Beware of third-party Google-branded Windows Phone apps
The official launch of major Google apps on Windows Phone would qualify as the biggest news of the week, next to the release of Office for iPads. Such an event seems highly unlikely, as the search giant is focusing its mobile development efforts on the more popular platforms, namely Android and iOS.
Imagine my surprise when, only moments earlier, in group chat my colleague Alan Buckingham mentions these five Google apps, that seem legit at first glance: Hangouts, Voice, Maps, Search and Google+. They are now available in the US Windows Phone Store. Did the search giant just have a change of heart? The answer appears to be negative, as, first-off, Google does not sell such apps for $1.99 a pop, it makes them available for free. But, what is so special about them anyway? It is not like these are the only third-party Google apps in Store.
What immediately caught my attention was the name of the publisher, "Google, Inc.", which is meant to mislead users. The only official app Google has in Windows Phone Store reveals "Google Inc." as publisher. The comma is easy to go unnoticed. I would not touch any of the five even with a ten foot pole. Who knows what they may do?
The way these apps went through the Windows Phone Store validation process is baffling. The launch of major Google apps by a publisher that resembles Google should be a huge red flag. Perhaps, those responsible for validating them were so happy it finally happened they did not give them a second look. This seems unlikely, but raises questions about the way the process is performed, and how strictly Microsoft controls it.
I have reached out to Microsoft for an explanation of how the said apps were approved. I have reached out to Google as well, to confirm its connection to the "Google, Inc." publisher. I will update the story as I receive the official statements.
Update 1: In the meantime, Microsoft tells me the apps were removed. It is yet unknown what triggered this. Microsoft has provided the following response to my inquiry:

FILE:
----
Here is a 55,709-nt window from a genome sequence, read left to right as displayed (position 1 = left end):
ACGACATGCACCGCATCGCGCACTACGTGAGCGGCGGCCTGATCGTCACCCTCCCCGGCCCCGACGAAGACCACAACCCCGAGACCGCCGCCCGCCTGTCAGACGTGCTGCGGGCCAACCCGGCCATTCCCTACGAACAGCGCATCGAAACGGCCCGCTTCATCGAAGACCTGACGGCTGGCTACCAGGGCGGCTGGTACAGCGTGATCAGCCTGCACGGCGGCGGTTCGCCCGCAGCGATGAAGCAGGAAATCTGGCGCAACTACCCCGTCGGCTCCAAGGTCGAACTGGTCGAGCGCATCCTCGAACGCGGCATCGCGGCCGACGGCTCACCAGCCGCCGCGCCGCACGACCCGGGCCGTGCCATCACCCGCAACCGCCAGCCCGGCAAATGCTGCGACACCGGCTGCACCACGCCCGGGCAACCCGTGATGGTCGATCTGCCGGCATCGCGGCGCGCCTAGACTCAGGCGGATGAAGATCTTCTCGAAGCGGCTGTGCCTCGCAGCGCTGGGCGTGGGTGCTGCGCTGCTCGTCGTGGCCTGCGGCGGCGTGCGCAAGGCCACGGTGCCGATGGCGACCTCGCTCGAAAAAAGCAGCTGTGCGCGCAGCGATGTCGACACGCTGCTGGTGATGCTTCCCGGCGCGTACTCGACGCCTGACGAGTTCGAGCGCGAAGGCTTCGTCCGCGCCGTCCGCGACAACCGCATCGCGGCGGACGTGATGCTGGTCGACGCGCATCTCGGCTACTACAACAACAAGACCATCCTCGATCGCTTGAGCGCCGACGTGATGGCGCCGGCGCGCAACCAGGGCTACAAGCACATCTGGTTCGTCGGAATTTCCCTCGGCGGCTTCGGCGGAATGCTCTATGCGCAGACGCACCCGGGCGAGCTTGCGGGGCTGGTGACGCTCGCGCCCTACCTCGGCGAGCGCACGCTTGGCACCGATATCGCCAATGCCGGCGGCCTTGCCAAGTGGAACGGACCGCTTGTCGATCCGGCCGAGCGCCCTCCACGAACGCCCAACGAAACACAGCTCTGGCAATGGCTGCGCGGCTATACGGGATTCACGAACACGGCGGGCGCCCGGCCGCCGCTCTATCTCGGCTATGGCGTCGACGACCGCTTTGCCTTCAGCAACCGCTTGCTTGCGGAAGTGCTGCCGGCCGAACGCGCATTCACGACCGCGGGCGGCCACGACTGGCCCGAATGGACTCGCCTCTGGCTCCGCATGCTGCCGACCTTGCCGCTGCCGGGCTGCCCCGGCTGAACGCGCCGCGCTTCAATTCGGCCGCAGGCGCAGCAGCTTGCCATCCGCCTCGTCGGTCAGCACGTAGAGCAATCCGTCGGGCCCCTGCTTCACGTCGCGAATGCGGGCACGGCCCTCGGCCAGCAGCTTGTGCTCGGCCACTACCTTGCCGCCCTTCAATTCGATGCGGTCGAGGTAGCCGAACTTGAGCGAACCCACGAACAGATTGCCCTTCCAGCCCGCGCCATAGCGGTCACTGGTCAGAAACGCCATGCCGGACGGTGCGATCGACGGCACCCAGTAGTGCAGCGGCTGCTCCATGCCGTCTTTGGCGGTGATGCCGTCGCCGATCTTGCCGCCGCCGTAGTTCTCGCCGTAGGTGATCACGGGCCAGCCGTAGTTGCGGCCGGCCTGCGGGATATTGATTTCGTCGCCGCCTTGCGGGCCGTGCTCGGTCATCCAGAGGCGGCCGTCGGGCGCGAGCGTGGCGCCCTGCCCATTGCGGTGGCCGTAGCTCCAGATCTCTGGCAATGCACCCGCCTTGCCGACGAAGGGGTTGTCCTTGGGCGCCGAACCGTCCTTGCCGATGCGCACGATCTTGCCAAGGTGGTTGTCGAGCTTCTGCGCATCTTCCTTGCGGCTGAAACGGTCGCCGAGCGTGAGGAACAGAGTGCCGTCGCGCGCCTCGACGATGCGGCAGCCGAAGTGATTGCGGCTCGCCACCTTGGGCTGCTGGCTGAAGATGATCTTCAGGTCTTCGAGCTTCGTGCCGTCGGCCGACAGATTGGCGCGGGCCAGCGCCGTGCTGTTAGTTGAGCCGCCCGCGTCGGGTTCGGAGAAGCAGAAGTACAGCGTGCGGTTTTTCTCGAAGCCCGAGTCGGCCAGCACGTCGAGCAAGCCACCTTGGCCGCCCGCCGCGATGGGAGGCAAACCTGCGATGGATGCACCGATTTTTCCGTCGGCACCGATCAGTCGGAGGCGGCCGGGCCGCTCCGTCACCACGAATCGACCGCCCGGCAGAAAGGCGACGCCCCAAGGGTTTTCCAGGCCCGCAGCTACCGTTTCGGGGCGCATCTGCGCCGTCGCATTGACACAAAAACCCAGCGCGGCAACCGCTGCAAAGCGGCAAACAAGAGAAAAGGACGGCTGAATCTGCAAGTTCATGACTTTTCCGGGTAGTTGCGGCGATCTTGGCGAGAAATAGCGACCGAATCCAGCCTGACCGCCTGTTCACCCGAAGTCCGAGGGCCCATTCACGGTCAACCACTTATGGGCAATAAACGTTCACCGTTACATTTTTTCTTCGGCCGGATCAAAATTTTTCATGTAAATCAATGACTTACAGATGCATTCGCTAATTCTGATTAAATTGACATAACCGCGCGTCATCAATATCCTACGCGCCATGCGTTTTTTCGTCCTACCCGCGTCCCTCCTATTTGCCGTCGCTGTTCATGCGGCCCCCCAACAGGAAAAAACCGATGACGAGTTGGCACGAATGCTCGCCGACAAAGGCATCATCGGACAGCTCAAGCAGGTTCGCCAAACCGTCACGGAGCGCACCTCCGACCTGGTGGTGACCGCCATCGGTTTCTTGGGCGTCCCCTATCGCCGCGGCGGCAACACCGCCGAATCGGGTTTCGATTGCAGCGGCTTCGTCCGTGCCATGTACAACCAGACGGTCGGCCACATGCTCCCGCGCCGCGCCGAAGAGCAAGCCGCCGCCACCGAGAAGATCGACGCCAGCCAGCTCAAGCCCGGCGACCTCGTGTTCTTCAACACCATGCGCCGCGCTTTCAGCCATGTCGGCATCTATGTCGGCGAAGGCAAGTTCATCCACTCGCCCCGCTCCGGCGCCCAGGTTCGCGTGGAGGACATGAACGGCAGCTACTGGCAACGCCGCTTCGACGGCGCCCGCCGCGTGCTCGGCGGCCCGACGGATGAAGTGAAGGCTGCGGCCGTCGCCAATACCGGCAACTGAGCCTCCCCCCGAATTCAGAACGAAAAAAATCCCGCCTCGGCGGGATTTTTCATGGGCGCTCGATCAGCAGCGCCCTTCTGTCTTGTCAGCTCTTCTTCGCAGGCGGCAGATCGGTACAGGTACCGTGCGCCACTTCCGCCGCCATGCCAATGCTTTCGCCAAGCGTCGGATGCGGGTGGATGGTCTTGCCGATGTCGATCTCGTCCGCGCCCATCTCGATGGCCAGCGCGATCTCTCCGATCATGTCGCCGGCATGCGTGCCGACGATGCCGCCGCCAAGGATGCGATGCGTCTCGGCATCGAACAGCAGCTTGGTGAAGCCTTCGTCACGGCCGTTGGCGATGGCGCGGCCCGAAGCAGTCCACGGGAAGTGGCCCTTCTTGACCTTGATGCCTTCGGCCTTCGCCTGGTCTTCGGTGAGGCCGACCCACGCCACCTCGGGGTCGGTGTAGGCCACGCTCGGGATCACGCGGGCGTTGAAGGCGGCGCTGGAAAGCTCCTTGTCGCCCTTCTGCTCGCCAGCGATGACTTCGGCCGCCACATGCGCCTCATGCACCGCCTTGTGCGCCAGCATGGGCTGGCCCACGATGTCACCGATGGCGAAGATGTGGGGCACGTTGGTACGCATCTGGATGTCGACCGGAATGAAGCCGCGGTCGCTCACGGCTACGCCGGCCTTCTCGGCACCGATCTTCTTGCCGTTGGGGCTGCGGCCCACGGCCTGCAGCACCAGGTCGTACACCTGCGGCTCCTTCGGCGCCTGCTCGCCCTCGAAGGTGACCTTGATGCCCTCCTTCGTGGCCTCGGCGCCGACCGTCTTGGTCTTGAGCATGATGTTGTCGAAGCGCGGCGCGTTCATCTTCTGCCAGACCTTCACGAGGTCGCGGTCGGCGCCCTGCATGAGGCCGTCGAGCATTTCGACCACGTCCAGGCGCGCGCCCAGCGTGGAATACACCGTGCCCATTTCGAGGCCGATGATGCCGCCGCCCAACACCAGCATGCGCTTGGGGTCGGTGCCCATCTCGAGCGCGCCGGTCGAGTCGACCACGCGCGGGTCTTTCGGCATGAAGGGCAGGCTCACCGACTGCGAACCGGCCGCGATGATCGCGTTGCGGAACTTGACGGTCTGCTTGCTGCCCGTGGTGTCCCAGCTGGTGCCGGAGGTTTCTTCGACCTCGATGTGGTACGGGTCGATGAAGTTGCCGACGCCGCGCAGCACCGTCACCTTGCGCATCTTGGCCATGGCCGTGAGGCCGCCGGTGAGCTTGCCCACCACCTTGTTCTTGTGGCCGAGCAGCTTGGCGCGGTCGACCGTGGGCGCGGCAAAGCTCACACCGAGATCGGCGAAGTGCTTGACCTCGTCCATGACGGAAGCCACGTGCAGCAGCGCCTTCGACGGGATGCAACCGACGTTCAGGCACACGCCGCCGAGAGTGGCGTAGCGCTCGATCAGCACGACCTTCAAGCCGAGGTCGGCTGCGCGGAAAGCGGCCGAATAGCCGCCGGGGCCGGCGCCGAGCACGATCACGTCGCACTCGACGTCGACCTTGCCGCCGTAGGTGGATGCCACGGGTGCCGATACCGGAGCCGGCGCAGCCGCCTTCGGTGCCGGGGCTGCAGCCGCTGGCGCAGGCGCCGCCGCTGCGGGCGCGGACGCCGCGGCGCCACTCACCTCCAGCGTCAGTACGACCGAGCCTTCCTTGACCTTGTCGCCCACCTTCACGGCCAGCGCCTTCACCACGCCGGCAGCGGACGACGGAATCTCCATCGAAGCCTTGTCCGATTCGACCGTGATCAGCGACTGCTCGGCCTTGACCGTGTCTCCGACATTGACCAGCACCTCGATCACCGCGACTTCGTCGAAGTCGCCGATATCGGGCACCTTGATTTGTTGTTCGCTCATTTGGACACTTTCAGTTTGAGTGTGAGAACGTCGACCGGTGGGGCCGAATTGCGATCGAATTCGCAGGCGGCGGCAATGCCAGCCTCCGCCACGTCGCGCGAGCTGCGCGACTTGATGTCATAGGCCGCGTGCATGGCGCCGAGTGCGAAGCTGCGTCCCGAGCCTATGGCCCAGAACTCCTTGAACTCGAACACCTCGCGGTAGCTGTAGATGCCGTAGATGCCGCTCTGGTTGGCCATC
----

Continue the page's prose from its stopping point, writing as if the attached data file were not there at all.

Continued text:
Microsoft takes the intellectual property our ecosystem seriously and we use several layers of deterrence and response to help protect it.
First, we encourage developers to take advantage of obfuscation tools for an added layer of protection. Because the Windows Phone Store is the only authorized source of public apps and games for the Windows Phone, developers can more easily police infringement of their apps by monitoring the Windows Phone Store and notifying Microsoft if infringement occurs.
Microsoft provides online tools and an email alias (firstname.lastname@example.org) to enable developers to quickly report infringement of any apps they locate on the Windows Phone Store for immediate review and, when appropriate, removal. In cases where the infringement is disputed, we permit alleged infringers to dispute infringement via counter notices.
Finally, Windows Phone educates every developer from the very start -- before apps are even submitted -- reminding them in our developer agreements and policies that Microsoft does not permit infringement of intellectual property of others.
Update 2: Microsoft issued a statement related to the removal of the said apps:
We removed a series of apps for violating our policies concerning the use of misleading information. The apps attempted to misrepresent the identity of the publisher.